At first 3 Chics was not going to front page this piece, but you know what, if we didn’t help get the message out, then we’d be no better than the media.
With all the hoopla about Keith Olberman’s leaving MSNBC’s Countdown, my question was not why is this happening, but who is going to fill his time slot?
There is a color problem at that cable network, and I for one, would like to see that color problem change.
Whoever gets to deliver the news about us and other people of color MATTERS.
Legendary journalist Carole Simpson talks to CNN’s Howard Kurtz about journalism, success, and racism.
You can watch the interview of Sunday, January 23 edition of Reliable Sources here “Journlist Talks Successes and Scars“ I encourage you all to watch it.
Transcript of the interview:
CNN Reliable Sources Sunday 1-23-11
Howard Kurtz & Carole Simpson
KURTZ: But behind the scenes, away from the cameras, there were clashes related to race and gender. Simpson bluntly describes these difficulties in her new memoir, “News Lady.” She joins me now, here in the studio.
Welcome, Carole Simpson.
SIMPSON: Hi, Howie.
KURTZ: Let’s get right into it. You were writing about — when you first came to Washington for NBC — and for a long time you couldn’t get on the air. Your pieces were not being used, and the word came back to you that you were what?
SIMPSON: Lazy. I had been there for nine months, and I couldn’t get any stories on the air.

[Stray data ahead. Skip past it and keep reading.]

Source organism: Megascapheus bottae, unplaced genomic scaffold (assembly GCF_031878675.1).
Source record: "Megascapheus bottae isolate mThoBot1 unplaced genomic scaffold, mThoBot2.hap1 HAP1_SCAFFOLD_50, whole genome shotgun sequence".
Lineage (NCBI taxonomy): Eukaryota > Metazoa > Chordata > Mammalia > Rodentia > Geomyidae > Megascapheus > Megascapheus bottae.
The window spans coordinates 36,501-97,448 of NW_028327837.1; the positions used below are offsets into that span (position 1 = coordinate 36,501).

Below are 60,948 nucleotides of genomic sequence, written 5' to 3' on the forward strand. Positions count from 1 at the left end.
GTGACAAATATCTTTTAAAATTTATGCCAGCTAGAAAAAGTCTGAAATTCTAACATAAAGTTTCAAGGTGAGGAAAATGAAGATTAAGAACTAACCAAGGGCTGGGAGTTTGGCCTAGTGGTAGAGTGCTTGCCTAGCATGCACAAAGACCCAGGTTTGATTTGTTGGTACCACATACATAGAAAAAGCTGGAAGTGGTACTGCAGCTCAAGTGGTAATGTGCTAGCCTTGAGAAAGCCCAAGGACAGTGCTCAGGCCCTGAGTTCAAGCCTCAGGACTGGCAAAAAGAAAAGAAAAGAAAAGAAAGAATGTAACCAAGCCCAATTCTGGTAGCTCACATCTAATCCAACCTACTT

I was assigned to go interview people for other people’s stories. And it’s like, what is going on? I’ve had my husband move to Washington with me and leave his job. And I was so unhappy.
KURTZ: So what did you do as a result? SIMPSON: What did I do is a result? Is go in there and say I quit. I understand that the word is circulating around the network that I’m lazy. And, you know, in television, perception is reality.
So if people hear that, and it’s on the grapevine — and the word “lazy,” the fact that I was an African-American, and you use a word like “lazy” with me, call me stupid or crazy or something. Don’t call me lazy. That was not what I was.
KURTZ: And you got back on the air as a result.
SIMPSON: I told them, “Let me go.” And one of the bosses said, “Well, let me check into this.” And the next day I was on the air.
KURTZ: A couple of years later you ran into the person who you believe was the origin of that “lazy” charge. And this really jumped out at me. I mean, this is a producer who you quoted as telling you, “You think because you’re black and a woman you can get anything you want. And, you slut, you don’t deserve it.”